Morocco: a Cultural Mosaic

Morocco’s cultural diversity
In the preamble of the 2011 Constitution, it is stated that Morocco is a sovereign Muslim State, attached to its national unity and to its territorial integrity, the Kingdom of Morocco intends to preserve, in its plentitude and its diversity, its one and indivisible national identity. Its unity is forged by the convergence of its Arab-Islamist, Berber [amazigh] and Saharan-Hassanic components, nourished and enriched by its African, Andalusian, Hebraic and Mediterranean influences. The preeminence accorded to the Muslim religion in the national reference is consistent with the attachment of the Moroccan people to the values of openness, of moderation, of tolerance and of dialogue for mutual understanding between all the cultures and the civilizations of the world.

Morocco’s rich historical past is reflected in its modern-day culture. Foods, languages, art and landmarks in Morocco are a fusion of the various ethnicities, religions and nationalities which made their mark on Moroccan culture.

A key actor in promoting Interfaith Dialogue

Morocco has always been an outstanding model of cultural coexistence and interaction between Islam, Judaism and Christianity. This tradition dates back centuries when Moroccan dynasties ruled over Spain (Andalusia). This rich historical background combined with the longstanding tradition of religious diversity and tolerance has led it to play a pioneering role in interfaith dialogue and in the alliance of civilizations.

Morocco’s role in the protection of Jews

The history of Moroccan Jews dates back to pre-Christian times when they accompanied Phoenicians traders on their trade expeditions across Europe and North Africa. The gradual re-conquest of Muslim Spain by Queen Isabella and her call for all Jews to be driven out the Kingdom in and its territories in 1492 led to a massive exile. Morocco sheltered a big portion of Jewish refugees escaping persecution and forced conversion to Christianity during the Spanish Inquisition thus perpetuating the longstanding tradition of peaceful coexistence between Muslims and Jews dating back to the 7th century.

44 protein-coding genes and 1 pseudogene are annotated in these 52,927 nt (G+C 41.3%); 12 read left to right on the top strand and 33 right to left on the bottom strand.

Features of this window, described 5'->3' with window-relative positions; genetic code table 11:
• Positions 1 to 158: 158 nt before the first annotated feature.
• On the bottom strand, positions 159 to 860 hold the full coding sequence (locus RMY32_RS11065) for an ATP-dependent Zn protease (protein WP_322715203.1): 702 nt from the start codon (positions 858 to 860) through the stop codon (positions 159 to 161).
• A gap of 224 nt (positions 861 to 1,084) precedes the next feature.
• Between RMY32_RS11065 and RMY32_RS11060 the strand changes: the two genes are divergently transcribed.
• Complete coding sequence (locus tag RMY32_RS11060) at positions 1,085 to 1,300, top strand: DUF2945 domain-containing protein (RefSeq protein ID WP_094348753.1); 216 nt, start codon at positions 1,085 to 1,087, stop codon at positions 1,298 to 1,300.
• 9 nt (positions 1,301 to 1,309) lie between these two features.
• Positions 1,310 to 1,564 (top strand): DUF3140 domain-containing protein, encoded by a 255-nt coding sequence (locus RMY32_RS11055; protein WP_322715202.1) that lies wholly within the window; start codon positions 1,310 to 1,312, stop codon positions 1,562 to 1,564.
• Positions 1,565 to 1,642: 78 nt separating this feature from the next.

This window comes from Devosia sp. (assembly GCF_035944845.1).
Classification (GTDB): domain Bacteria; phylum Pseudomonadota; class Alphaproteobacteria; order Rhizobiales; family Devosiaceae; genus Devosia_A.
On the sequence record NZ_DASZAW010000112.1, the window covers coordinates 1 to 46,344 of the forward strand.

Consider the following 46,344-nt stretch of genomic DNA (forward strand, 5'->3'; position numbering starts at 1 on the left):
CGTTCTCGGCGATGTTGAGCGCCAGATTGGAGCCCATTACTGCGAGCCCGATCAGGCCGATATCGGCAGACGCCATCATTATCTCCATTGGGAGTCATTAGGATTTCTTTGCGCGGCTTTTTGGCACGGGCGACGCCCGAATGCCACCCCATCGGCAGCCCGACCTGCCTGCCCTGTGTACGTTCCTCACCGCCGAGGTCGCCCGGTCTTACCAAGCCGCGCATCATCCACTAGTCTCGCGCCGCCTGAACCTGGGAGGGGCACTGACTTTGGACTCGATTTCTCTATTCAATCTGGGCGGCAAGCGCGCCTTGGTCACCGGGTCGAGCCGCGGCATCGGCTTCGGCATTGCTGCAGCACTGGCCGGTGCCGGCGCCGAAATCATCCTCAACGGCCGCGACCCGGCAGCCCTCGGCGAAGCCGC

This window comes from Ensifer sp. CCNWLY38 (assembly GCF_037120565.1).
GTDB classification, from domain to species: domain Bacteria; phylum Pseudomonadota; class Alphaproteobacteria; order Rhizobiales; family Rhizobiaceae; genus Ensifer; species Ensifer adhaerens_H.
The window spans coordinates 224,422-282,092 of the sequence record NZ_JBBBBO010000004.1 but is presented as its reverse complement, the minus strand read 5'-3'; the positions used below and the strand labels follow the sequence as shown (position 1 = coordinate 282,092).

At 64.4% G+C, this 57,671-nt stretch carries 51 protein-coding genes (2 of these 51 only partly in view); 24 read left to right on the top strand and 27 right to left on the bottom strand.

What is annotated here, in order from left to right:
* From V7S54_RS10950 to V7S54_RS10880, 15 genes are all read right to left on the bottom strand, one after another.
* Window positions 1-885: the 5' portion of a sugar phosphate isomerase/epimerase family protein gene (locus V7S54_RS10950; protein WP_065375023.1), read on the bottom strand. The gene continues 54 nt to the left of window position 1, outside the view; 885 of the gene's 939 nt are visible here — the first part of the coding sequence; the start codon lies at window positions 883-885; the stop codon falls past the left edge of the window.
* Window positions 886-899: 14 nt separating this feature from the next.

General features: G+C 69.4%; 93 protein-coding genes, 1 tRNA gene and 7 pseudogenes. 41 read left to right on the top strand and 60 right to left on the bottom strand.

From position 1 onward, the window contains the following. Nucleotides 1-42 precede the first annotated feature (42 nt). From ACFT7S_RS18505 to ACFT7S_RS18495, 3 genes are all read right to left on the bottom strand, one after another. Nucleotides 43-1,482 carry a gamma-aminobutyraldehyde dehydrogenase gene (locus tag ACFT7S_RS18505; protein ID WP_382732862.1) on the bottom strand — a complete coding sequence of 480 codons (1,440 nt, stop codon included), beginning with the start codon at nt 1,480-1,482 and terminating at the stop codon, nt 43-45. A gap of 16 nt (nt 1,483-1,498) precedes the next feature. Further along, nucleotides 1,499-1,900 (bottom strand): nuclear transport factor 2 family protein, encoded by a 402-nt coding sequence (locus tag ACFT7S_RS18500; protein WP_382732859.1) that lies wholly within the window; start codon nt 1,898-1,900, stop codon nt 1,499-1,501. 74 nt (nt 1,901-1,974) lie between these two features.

During World War II, while Morocco was put under protectorate of France, King Mohammed V firmly refused to apply the laws of the French Vichy Government and to transfer Moroccan Jews to concentration camps.

Today, Morocco has a vibrant Jewish community, with thriving synagogues and schools. Members of the Jewish community have played and continue to play key roles in Moroccan political life, such as serving as senior Royal advisor, Ambassador-at-large and parliamentary candidates.

Preservation of Jewish heritage sites

Morocco’s Jewish Heritage sites are among the most widely visited in the world, they consist of Synagogues, Cemeteries, Zaouias and Mellahs, all preserved respectively in the former Jewish neighborhoods of the medinas.

The Jewish Heritage sites in Morocco are regularly under renovation and preservation as to ensure they remain a part of Morocco’s Heritage. The Government of Morocco protects them all and come have been considered as UNESCO World Heritage sites. King Mohammed VI has been personally involved in the restoration of Jewish cemeteries throughout Morocco and to rehabilitate the 16th century Jewish neighborhood of Marrakesh including by having its original its original name restored (Mellah).

Morocco is also home to the only Jewish museum in the Muslim World. The Museum of Moroccan Judaism was created by the Jewish community in Casablanca in 1997. It is a museum of both history and ethnography, and holds a treasure trove of collectables such as Hanukkah menorahs, oil lamps, marriage contracts and traditional costumes. It also has a library and video library.


Teaching of the Amazigh Language in Morocco